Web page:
? The euro
Thanks to free-spending Greek politicians, the European monetary system – and by extension, the ambitious club of nations that relies on it – faces a crossroads, and all ways forward are about as clear and safe as Odysseus’s route home from Troy. Not long ago, the U.S. greenback was considered unstable, while the euro was seen as a relatively solid place to store wealth. No more. Pretty much everybody in high finance now thinks Greece will have to address its budgetary woes with bailout loans from European neighbours and the International Monetary Fund. But nobody knows whether the European Central Bank will try to lend a helping hand. That uncertainty has given institutional investors yet another reason to flee the euro – which has fallen more than 12% against the U.S. dollar since November. Simply put, Greece faces heavy spending cuts and higher taxation. And currency devaluation would offset some pain. The ECB is charged with preserving the value of the euro, so it could ignore calls for help. But as things get worse in Greece, nationalists will push for a return of the drachma. And a Greek retreat from the eurozone could spell the end of the EU.
The oilsands operator is still struggling with prosecutors over ducks that perished two years ago on one of its tailings ponds. But Alberta’s Energy Resources Conservation Board recently watered down rules dictating how the ponds are to be cleaned up. Existing provincial rules compel Syncrude to treat half of its mature fine tailings by 2013. Amid protests from environmental groups, the ERCB granted the company a generous extension by approving its less stringent treatment plan.
? Danny Williams
In his rush to seize AbitibiBowater’s assets in 2008 after the company closed a mill, the Newfoundland premier’s government mistakenly expropriated a newsprint mill and is now on the hook for a multimillion-dollar cleanup of the site. The province intended to seize a nearby hydroelectric facility but, because of a botched land survey, claimed the defunct mill as well.
? Lane Bryant
Lane Bryant, an American retail chain that caters to plus-size women, was set to air a commercial for its new Cacique lingerie line on Fox and ABC when both networks pulled the plug at the 11th hour. The enraged company is accusing Fox and ABC of discrimination against larger women, claiming the 25-second spot was no racier than a Victoria’s Secret ad.
? Natural gas
Federal Environment Minister Jim Prentice has signalled to electricity producers he’d like to see Canada’s coal-fired power plants decommissioned over the next 15 years. Proposed rules would see coal plants retired as their service life ends, with no allowance for refurbishment unless expensive carbon capture and storage technology is also deployed. That could be great news for natural gas producers, whose fossil fuel might take up the slack.
? Big U.S. banks
Washington’s financial-sector reformers have decided banks deemed “too big to fail” are not too big to break up. Democrats have put forward legislation that would cap the size of mega banks to limit systemic risk. Critics insist breaking up the likes of Bank of America and JPMorgan Chase, which got larger during the financial crisis by swallowing crippled institutions, will be hard. But as Senator Ted Kaufman points out, U.S. politicians have “broken up things before. We broke up Standard Oil, we broke up AT&T we broke up the accountants, too.”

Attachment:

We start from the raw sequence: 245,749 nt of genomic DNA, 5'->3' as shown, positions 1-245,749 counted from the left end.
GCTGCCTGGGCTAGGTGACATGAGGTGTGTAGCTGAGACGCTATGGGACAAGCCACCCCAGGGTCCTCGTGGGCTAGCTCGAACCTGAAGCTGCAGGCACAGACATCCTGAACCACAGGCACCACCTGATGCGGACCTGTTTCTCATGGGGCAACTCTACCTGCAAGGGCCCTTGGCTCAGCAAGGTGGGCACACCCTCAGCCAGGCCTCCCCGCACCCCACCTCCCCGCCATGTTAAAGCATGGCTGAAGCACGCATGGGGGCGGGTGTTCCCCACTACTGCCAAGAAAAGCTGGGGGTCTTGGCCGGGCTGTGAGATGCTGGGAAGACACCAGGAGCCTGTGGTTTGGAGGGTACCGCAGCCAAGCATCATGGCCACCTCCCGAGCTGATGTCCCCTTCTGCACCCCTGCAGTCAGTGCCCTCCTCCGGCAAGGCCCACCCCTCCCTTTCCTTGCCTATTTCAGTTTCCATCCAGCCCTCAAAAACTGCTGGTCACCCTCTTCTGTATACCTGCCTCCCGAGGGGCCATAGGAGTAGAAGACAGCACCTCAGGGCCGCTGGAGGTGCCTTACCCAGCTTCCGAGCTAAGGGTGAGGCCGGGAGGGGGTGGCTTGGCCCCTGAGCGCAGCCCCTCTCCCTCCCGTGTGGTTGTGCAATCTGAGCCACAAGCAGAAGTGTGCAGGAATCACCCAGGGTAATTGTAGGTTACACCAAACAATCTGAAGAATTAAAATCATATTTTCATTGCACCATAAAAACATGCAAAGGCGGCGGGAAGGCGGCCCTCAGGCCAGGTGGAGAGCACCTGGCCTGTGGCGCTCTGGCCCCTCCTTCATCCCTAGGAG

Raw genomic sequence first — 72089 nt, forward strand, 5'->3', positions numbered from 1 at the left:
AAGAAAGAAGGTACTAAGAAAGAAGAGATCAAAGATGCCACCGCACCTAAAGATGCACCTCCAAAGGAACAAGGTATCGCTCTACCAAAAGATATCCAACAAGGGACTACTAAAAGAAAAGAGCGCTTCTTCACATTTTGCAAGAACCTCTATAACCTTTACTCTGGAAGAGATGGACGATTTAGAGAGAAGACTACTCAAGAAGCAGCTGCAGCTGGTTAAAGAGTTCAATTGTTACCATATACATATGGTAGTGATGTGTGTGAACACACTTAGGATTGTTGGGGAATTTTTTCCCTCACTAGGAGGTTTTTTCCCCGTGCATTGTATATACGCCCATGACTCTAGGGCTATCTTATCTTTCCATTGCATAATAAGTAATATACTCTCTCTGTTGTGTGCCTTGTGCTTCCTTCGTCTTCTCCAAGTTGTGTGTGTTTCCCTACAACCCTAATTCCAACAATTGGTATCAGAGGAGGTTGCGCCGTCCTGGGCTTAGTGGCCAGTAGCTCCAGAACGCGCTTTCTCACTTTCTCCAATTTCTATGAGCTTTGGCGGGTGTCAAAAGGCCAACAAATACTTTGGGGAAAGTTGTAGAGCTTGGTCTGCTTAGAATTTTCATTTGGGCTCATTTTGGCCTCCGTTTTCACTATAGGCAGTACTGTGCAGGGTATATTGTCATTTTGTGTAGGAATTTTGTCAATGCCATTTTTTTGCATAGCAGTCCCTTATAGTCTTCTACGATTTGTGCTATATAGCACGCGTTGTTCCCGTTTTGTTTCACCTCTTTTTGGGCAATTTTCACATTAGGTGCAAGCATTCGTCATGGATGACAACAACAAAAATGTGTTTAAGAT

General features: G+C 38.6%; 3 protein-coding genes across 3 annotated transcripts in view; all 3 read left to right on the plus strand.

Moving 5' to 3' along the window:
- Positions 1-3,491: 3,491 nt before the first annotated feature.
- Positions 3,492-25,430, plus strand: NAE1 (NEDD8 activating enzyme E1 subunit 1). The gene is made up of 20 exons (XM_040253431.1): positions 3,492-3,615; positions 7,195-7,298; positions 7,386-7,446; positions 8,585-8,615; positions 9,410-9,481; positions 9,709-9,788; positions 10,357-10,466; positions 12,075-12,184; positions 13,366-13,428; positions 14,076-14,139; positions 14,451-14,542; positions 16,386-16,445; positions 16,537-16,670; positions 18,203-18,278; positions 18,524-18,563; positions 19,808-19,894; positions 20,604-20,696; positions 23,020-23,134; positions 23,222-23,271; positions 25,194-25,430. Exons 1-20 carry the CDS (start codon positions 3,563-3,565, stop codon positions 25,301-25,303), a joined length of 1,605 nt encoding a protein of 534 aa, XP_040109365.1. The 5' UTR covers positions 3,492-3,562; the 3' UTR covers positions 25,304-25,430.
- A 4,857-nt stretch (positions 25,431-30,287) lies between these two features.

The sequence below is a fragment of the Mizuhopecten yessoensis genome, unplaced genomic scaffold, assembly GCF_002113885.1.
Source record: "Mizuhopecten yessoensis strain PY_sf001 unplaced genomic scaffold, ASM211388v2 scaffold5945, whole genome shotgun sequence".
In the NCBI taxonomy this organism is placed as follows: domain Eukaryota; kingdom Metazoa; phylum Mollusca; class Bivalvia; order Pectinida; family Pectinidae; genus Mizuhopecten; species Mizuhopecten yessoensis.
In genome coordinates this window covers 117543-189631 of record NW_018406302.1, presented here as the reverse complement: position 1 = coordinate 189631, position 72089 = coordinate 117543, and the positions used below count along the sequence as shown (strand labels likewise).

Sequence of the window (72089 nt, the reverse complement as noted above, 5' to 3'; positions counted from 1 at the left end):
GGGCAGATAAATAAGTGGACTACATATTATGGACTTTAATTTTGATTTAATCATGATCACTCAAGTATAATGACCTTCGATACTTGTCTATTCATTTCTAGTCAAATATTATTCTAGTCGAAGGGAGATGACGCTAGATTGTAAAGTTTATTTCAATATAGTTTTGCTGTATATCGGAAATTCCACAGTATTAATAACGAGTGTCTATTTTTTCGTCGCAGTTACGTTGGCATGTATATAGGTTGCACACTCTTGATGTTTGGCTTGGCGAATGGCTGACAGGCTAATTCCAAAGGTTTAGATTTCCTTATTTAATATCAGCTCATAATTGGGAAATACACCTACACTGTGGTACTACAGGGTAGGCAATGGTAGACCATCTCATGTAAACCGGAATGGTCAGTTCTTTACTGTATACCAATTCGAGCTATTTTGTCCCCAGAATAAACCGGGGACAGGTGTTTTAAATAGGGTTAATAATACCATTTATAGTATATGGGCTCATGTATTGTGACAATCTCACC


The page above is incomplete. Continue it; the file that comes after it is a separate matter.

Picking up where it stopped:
Looks like there’s a new social media kid in town. On April 23, Foursquare hit the one-million-user mark. The hot startup that allows users to “check-in” their physical location with friends signed up its one millionth user in just over a year – half the time it took Twitter to reach the same level of popularity.
? The Nook
While everyone was focused on the iPad’s threat to the Kindle’s supremacy, Barnes & Noble’s dark-horse e-reader pulled out ahead. The Nook outsold the Kindle in March when, according to DigiTimes, it accounted for 53% of all e-readers shipped to the U.S.
One of the energy company’s offshore rigs exploded and sank into the Gulf of Mexico in April, creating a massive oil slick that is threatening wildlife. Eleven workers are missing and presumed dead. BP estimates as many as 5,000 barrels of oil a day are still spewing from a well head near the sunken rig. The spill may alter President Obama’s five-year plan to open new areas to offshore drilling.
? Hugh Heffner
Playboy founder Hugh Heffner donated the last US$900,000 needed to buy the US$12.5-million plot of land housing the famed Hollywood sign. A group of Chicago investors bought the property, known as Cahuenga Peak, from the estate of aviator and film director Howard Hughes in 2002, and planned to develop five luxury homes on the site. The land trust will now be a part of the surrounding Griffith Park, and no construction will be permitted.
The prize asset in any acquisition of Palm was going to be its slick operating system. While Palm’s entries in the smartphone market – the Pre and Pixi – earned mixed reviews and modest sales, its WebOS is universally admired. Hewlett-Packard’s recent $1.2-billion purchase of Palm gives the world’s largest computer manufacturer an OS (which some think is better than Apple’s) around which it can get a foothold in the smartphone and tablet marketplaces.
? James Bond
Over his 48-year career, Britain’s most prominent spy and inveterate womanizer has bested the fiendish Ernst Blofeld, the diabolical Dr. No and the devious Elliot Carver. But now he seems to be losing a nail-biting battle with cold, hard cash. Production of the latest James Bond film – the third to star Daniel Craig – has been suspended indefinitely, owing to the ongoing financial woes of its heavily indebted film studio, MGM. The timing is bad, as Craig’s two previous appearances as Bond were financial successes. But even Richard Kiel – the actor who played a metal-toothed villain named Jaws – predicts Bond will return.